As I write this, I'm looking out my kitchen windows at snow-covered yards and roofs, listening to the crackle and crash of ice falling from our trees and the tapping sound of icicles dripping from our gutters. We've had one of our February dumps of snow followed by an ice storm that has left a quarter of the city without power, some of whom won't be reconnected for at least a week.
Fortunately, so far we have only experienced about an hour without power, though I've been forcing Dave to grind coffee in the electric grinder before we go to bed at night, just in case. Yesterday was Valentine's day, and Dave spent it smoking one of his signature briskets, as well as making a Japanese-style milk bread, which he's been obsessing over since reading about it on the King Arthur website.
It's a sweetened, fluffy white bread that was perfect with the deep, moist, peppery smoked brisket and it soaked up the dark, salty juices like a champ. But you might well ask why I'm writing about brisket and milk bread in a post that's supposed to be about lemon curd. It's because for breakfast this morning we had thick slices of that slightly sweet, spongy bread toasted and spread with the Meyer lemon curd I've been making by the quart lately.
You know my "thing" about Meyer lemons, right? I've currently got two big Mason jars of preserved Meyer lemons curing in their salty brine in the fridge, and the puckery tang of my Meyer lemon tart reminded me I wanted to learn to make lemon curd. After all, the lemon filling is basically lemon curd, right?
I set about searching for an easy, simple recipe for curd and ran across one by Dorie Greenspan, who begins her biography with the words "I burned my parents’ kitchen down when I was 12 and didn’t cook again until I got married." Since then, luckily for us, she's written 13 cookbooks and is the "On Dessert" columnist for the venerable New York Times.
Funny and smart, her writing is always delightful and, at the same time, down to earth, and her recipes—certainly the ones I've tried—are bullet-proof. The same proved true when I made her lemon curd, which she describes as having a "texture [that] is smooth and comforting and its flavor is zesty, a delicious contradiction."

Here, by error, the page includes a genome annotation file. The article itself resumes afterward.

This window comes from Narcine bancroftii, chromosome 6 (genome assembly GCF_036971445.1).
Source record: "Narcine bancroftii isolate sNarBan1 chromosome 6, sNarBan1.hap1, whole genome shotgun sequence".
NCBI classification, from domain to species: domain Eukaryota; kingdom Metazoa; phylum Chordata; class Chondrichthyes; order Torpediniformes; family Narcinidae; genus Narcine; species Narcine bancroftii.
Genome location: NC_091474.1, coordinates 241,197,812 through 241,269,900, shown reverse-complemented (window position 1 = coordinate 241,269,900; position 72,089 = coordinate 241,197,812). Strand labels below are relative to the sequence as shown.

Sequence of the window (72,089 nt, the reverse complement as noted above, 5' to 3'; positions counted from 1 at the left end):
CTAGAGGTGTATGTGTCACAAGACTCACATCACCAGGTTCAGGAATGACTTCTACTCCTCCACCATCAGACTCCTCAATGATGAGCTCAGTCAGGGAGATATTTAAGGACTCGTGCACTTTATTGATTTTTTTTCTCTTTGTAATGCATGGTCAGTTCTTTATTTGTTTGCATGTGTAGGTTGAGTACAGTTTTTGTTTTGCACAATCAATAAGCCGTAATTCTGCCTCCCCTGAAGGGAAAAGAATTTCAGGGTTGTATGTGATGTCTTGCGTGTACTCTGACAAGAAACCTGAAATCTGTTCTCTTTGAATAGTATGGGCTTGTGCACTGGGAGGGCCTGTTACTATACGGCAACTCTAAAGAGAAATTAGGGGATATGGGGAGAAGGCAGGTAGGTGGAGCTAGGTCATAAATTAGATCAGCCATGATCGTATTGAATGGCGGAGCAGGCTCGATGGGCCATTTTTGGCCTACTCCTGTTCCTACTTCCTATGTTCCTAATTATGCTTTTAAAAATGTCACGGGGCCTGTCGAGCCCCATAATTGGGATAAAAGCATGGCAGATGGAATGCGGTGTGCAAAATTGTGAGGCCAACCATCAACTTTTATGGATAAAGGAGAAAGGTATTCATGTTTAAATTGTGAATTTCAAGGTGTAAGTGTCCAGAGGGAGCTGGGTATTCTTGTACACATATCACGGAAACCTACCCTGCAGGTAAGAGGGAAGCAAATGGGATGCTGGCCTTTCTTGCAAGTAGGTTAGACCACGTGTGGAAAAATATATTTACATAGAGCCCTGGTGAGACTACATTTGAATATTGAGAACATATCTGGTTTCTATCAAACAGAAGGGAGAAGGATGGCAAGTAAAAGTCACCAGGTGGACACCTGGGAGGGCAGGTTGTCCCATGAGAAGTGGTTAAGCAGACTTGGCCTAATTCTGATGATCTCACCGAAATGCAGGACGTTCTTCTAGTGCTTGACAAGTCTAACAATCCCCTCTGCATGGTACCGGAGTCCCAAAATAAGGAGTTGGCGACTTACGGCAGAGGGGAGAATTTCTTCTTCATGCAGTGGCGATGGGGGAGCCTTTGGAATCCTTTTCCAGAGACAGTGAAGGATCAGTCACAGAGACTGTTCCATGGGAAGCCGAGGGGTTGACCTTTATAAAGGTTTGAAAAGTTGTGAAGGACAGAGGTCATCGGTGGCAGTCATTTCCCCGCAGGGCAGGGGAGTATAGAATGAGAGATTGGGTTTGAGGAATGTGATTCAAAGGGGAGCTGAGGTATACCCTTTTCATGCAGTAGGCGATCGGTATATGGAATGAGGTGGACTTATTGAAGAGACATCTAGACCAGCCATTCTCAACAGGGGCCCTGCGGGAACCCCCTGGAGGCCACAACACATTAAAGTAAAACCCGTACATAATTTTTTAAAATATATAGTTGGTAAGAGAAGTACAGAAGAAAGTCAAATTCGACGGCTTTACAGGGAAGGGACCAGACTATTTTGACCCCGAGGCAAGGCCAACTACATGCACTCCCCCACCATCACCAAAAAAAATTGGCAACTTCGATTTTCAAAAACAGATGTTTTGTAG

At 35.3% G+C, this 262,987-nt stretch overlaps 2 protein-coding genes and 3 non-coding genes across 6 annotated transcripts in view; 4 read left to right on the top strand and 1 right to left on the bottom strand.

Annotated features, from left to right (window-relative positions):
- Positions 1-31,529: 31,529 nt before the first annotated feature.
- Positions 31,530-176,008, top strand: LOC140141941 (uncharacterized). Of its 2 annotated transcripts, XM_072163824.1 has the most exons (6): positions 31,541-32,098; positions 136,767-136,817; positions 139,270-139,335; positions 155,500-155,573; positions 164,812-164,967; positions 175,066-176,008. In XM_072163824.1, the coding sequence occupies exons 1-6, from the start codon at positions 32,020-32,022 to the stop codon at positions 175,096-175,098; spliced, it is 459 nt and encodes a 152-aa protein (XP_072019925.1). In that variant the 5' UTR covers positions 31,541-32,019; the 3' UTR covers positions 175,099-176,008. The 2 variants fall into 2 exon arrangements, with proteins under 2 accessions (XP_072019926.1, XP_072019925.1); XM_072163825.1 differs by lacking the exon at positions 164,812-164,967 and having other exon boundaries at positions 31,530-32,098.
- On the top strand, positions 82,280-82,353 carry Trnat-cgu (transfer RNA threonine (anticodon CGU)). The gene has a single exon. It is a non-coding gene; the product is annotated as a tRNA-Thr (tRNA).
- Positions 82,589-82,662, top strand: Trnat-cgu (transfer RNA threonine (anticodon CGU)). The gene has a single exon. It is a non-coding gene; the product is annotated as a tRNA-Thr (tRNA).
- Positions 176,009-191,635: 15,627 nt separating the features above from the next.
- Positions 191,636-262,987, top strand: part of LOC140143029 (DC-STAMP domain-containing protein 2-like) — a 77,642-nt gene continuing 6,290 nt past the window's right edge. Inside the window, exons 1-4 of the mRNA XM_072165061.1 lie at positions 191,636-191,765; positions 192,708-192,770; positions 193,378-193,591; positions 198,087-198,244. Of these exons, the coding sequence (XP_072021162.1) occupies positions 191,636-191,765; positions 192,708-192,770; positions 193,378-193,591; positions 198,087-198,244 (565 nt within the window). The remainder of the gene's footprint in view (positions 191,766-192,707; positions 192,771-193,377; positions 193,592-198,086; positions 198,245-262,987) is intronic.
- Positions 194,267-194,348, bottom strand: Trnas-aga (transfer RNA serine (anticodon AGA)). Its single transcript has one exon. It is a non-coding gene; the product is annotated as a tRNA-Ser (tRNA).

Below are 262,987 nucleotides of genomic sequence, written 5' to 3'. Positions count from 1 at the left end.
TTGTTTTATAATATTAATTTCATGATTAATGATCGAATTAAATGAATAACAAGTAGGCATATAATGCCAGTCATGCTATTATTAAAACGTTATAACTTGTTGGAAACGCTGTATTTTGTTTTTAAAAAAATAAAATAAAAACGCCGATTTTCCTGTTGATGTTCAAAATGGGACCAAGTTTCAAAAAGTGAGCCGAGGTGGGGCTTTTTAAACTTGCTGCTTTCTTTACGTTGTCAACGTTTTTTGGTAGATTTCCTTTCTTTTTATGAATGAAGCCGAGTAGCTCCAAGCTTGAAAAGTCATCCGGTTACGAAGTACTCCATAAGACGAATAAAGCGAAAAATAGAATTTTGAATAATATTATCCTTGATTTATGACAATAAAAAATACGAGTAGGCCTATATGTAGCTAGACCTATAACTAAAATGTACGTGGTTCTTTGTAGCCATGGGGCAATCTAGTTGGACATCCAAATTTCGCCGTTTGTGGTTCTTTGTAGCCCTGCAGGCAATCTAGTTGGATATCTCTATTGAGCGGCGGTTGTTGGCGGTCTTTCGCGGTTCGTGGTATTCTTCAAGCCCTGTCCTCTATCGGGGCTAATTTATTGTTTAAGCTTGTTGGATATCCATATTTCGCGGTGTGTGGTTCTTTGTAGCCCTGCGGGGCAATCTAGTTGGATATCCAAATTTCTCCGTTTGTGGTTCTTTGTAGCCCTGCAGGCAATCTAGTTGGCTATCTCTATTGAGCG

It takes less than half an hour to make, assuming you've got lemons on hand—either regular or Meyer lemons will work—and the result, while fabulous on scones, biscuits or that toasted milk bread, is something you'll be tempted to sneak spoonfuls of when no one's looking.
And yes, I actually have her personal blessing to share it with you. Thanks, Dorie!
Dorie Greenspan's Lemon Curd
1 1/4 c. (250 grams) sugar
4 large eggs
1 Tbsp. light corn syrup (I made up a substitute using 1/2 c. sugar dissolved in 2 Tbsp. hot water)
3/4 cup (180 milliliters) freshly squeezed lemon juice (4 to 6 lemons)
1 stick (8 tablespoons; 4 ounces; 113 grams) unsalted butter, cut into chunks
Whisk the sugar, eggs, corn syrup and lemon juice together in a medium heavy-bottomed saucepan. Drop in the pieces of butter.
Put the saucepan over medium heat and start whisking. You want to get into the corners of the pan, so if your whisk is too big for the job, switch to a wooden or silicone spatula. Cook, continuing to whisk—don’t stop—for 6 to 8 minutes, until the curd starts to thicken. When it is noticeably thickened and, most important, you see a bubble or two come to the surface, stop; the curd is ready.
Immediately scrape the curd into a heatproof bowl or canning jar or two. Press a piece of plastic wrap against the surface to create an airtight seal and let the curd cool to room temperature, then refrigerate.